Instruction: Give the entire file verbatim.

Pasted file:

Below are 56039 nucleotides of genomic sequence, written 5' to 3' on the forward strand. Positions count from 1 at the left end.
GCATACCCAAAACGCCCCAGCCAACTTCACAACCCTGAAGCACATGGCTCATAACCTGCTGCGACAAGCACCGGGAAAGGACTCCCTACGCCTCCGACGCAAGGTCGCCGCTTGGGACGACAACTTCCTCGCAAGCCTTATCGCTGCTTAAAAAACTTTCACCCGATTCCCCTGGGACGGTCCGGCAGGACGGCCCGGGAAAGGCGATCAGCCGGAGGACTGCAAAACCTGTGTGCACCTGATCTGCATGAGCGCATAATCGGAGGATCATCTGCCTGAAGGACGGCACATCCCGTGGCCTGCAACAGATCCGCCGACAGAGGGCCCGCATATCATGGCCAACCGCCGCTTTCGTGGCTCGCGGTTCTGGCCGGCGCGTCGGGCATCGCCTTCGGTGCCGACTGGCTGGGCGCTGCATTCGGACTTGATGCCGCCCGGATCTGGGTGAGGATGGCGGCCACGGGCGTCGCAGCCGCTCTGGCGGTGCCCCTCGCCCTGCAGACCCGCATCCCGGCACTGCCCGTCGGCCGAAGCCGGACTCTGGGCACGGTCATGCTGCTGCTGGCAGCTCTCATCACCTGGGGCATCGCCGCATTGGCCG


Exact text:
Below are 56039 nucleotides of genomic sequence, written 5' to 3' on the forward strand. Positions count from 1 at the left end.
GCATACCCAAAACGCCCCAGCCAACTTCACAACCCTGAAGCACATGGCTCATAACCTGCTGCGACAAGCACCGGGAAAGGACTCCCTACGCCTCCGACGCAAGGTCGCCGCTTGGGACGACAACTTCCTCGCAAGCCTTATCGCTGCTTAAAAAACTTTCACCCGATTCCCCTGGGACGGTCCGGCAGGACGGCCCGGGAAAGGCGATCAGCCGGAGGACTGCAAAACCTGTGTGCACCTGATCTGCATGAGCGCATAATCGGAGGATCATCTGCCTGAAGGACGGCACATCCCGTGGCCTGCAACAGATCCGCCGACAGAGGGCCCGCATATCATGGCCAACCGCCGCTTTCGTGGCTCGCGGTTCTGGCCGGCGCGTCGGGCATCGCCTTCGGTGCCGACTGGCTGGGCGCTGCATTCGGACTTGATGCCGCCCGGATCTGGGTGAGGATGGCGGCCACGGGCGTCGCAGCCGCTCTGGCGGTGCCCCTCGCCCTGCAGACCCGCATCCCGGCACTGCCCGTCGGCCGAAGCCGGACTCTGGGCACGGTCATGCTGCTGCTGGCAGCTCTCATCACCTGGGGCATCGCCGCATTGGCCG